Great Mosque of Paris: Distant raking view of street facade including minaret



The largest mosque in France and the third largest in Europe. It was founded after World War I as a sign of France’s gratefulness to the colonies’s Muslim tirailleurs, 70,000 of whom died fighting against Germany. The Mosque was built following the mudéjar style. Initially sponsored by the king of Morocco, it was reassigned to Algeria in 1957 by the French Foreign Minister. The tile work was done by Moroccan artisans. The Paris Mosque was built between 1922 and 1926 in a composite Moorish style. The architects Robert Fournez, Maurice Mantout and Charles Heubès, based their design on plans drawn by Maurice Tranchant de Lunel, chief of the Beaux-Arts Service in Morocco, whose work drew on local influences.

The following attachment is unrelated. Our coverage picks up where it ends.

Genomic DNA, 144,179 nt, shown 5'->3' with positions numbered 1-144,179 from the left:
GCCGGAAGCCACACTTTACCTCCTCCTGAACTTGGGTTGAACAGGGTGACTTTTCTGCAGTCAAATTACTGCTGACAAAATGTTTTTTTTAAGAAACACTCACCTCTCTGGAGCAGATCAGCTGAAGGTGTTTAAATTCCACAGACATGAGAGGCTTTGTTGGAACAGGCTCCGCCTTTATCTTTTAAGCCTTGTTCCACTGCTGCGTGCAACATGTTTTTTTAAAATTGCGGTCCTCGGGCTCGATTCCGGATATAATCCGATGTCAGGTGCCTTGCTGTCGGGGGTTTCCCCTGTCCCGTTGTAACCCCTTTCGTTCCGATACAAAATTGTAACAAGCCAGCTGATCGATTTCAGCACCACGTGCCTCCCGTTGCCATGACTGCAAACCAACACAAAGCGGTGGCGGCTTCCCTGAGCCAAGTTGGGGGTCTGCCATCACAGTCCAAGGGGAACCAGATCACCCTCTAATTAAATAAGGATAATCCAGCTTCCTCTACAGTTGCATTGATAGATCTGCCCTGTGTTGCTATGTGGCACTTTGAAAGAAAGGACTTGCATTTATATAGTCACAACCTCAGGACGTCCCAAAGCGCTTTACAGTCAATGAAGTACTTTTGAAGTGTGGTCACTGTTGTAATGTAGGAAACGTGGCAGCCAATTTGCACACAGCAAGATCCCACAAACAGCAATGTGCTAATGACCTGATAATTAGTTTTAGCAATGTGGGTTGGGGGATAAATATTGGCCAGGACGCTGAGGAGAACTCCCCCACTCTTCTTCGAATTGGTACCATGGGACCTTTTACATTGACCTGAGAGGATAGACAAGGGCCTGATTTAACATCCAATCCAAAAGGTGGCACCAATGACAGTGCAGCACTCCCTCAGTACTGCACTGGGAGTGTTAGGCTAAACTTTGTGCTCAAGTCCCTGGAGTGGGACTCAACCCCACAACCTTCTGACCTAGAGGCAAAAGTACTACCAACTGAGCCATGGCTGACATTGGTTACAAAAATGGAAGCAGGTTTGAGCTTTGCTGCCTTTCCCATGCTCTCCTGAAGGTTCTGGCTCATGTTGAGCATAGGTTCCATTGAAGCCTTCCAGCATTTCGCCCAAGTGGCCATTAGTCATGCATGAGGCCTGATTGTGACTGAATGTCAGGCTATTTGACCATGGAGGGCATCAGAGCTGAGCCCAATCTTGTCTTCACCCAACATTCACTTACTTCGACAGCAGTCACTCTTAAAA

Attribute NameValues
Alternate Title
  • Grande Mosquée de Paris

  • G. Massiot & cie

  • Minarets

  • Architecture

  • Mosques

Date Created
  • 1910-01-01

Date Digitized
  • 2007-01-01

Cultural Context
  • Moorish Revival

  • Twentieth century

Place of Creation
  • +48.841944+2.355

  • Paris

  • Paris, Île-de-France, France

Departments and Units
Member of
Temporal Coverage
  • before or circa 1910

Record Visibility and Access Public
Content License


Collections Featuring this Image
Architectural Lantern Slides of France


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